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Food for Thought- How We Eat

Well, it’s January. Or, should we call it, Repentuary- the month we repent for all of our so called food sins of the previous weeks, months, years?

Around the world, people have turned over a new leaf. Whatever you want to call it…a regime…a cleanse…a detox…a new kick… it always goes the same way; rid the shelves of junk and fill them with healthier alternatives. Yesterday I chucked the cheezies and added hemp hearts and organic cacao for an Avocado Chocolate Breakfast Trifle recommended by Jamie Oliver in Saturday’s Globe. Sounds like dessert to me but, hey,  Jamie says it will provide a healthy start to the day and who am I to doubt?  And, all you do is throw everything in a food processor!


This new hemp heart/cacao approach to eating is not to say that the cheezies won’t make another appearance in my pantry, of course. Just, not for now. We all know that most “new kicks” don’t last long and being a chef for the last thirty-odd years, I have seen lots of food trends come and go.

I teach cooking students that food is like the fashion industry. Certain foods are in style this year, while others become passé. When I started cooking for a living, quiche was the new thing. Then there was a movement fiercely opposed to the quiche. There was even a book entitled “Real men Don’t Eat Quiche.”  Kiwis were all the rage, then kiwis were soooo yesterday. And, so it goes. But, in my early cooking days, I don’t remember there being the dogmatic approach to food choices, or what has now become the good/bad dichotomy, that is such a big part of eating these days.

We are fickle. Jumping from one food trend to another. Demonizing this food and lauding the next. And the vast array of cookbooks! Who can keep track? Which one is the best? Impossible to answer, really. You have to trust the reviews or ask a friend or just take a chance and try out some of the recipes. I have my favourites and they tend to be no-nonsense guides to real food. All food.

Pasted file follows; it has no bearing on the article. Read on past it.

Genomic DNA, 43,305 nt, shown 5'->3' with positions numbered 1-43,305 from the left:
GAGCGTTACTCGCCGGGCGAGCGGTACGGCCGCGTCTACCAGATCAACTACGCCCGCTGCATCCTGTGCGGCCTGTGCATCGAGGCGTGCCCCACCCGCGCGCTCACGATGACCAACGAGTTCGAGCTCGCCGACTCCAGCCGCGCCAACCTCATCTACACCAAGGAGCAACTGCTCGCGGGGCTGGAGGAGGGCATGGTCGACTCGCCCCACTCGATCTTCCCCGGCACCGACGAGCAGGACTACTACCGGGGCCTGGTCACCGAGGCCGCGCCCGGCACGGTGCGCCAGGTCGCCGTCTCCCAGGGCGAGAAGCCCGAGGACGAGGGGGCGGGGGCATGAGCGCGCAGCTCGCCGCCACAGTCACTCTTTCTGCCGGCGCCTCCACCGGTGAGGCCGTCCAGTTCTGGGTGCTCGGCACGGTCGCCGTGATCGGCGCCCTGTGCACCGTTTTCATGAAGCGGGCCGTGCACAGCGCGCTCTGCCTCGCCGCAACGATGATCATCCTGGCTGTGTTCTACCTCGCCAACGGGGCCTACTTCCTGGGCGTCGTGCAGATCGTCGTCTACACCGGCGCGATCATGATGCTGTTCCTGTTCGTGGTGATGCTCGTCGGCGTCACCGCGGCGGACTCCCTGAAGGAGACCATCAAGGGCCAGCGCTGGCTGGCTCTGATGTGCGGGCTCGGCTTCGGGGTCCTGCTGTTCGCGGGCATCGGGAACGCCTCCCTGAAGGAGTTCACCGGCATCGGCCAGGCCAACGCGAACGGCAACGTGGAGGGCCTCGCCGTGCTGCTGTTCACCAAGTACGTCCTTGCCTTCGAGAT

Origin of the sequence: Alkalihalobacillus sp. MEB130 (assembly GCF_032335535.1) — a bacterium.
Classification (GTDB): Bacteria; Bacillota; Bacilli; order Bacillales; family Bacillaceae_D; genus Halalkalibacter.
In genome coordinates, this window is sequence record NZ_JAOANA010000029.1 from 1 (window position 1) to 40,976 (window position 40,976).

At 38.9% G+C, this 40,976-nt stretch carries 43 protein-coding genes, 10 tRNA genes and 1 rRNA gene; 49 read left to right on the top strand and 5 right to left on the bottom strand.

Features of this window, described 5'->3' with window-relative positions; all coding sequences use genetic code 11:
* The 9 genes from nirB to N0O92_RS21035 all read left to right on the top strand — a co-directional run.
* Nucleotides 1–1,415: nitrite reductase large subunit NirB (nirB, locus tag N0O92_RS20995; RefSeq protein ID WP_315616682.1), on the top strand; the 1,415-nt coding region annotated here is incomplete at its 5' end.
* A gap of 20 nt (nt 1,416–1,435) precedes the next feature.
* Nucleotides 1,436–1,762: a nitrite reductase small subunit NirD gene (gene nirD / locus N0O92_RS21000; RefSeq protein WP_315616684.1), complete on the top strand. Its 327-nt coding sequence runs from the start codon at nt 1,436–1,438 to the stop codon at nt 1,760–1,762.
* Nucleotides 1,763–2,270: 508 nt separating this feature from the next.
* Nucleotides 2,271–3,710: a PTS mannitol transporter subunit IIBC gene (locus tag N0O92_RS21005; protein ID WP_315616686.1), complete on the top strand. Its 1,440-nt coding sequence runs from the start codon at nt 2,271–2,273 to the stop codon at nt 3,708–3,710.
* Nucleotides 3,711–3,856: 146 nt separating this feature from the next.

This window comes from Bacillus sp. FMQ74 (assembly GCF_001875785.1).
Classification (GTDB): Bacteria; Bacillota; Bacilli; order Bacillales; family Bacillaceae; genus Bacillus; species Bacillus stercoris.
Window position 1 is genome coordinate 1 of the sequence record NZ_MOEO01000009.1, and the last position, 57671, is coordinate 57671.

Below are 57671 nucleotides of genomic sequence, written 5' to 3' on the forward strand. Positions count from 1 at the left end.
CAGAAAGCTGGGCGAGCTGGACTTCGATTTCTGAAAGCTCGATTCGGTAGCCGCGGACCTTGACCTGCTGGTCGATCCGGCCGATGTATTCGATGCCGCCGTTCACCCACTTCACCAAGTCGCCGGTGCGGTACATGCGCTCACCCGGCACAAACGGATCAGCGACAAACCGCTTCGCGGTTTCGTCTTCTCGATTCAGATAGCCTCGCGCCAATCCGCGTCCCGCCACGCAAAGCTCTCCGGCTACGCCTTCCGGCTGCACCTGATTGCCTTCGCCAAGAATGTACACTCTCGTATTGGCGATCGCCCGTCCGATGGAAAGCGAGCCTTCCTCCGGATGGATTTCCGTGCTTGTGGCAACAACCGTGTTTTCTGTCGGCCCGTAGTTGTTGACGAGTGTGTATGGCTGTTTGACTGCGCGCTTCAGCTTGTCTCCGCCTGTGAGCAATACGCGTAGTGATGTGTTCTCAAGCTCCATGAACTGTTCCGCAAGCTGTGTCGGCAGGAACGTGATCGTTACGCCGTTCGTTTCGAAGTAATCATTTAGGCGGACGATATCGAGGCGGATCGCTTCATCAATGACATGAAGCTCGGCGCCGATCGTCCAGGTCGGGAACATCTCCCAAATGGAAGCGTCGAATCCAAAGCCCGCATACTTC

This year, I bought myself a Christmas present from one of my favourite cookbook authors, Nigel Slater: The Kitchen Diaries volume iii: A Year of Good Eating.

Nigel Slater describes himself as a cook who writes. He doesn’t get caught up in the chef side of things.  I love his writing, especially his memoir, Toast: The Story of a Boy’s Hunger, that was also made into a wonderful movie. I love his recipes, his columns in The Observer Magazine, his cooking series for the BBC, but most of all, I love his approach to food. In Nigel’s words:

“I am concerned about the current victimisation of food. The apparent need to divide the contents of our plates into heroes and villains. The current villains are sugar and gluten, though it used to be fat, and before that it was salt ( and before that it was carbs and …oh, I’ve lost track). It is worth remembering that today’s devil will probably be tomorrow’s angel and vice versa.  We risk having the life sucked out of our eating by allowing ourselves to be shamed over our food choices. If this escalates, historians may look back on this generation as one in which society’s decision about what to eat was driven by guilt and shame rather than by good taste or pleasure.”  from The Kitchen Diaries volume iii: A Year of Good Eating- by Nigel Slater

So, in this month of new beginnings and life changes, I offer you some Food for Thought with some interesting reads that may or may not fuel your current thoughts about healthy diets.

In no particular order…

and, a very interesting read and the documentation of a personal journey from a young friend of mine:

And, if you want a sensible read, have a read of

Happy New Year!

PS- the Avocado Chocolate Breakfast Trifle is, as Jamie would say,  “cracking good!”

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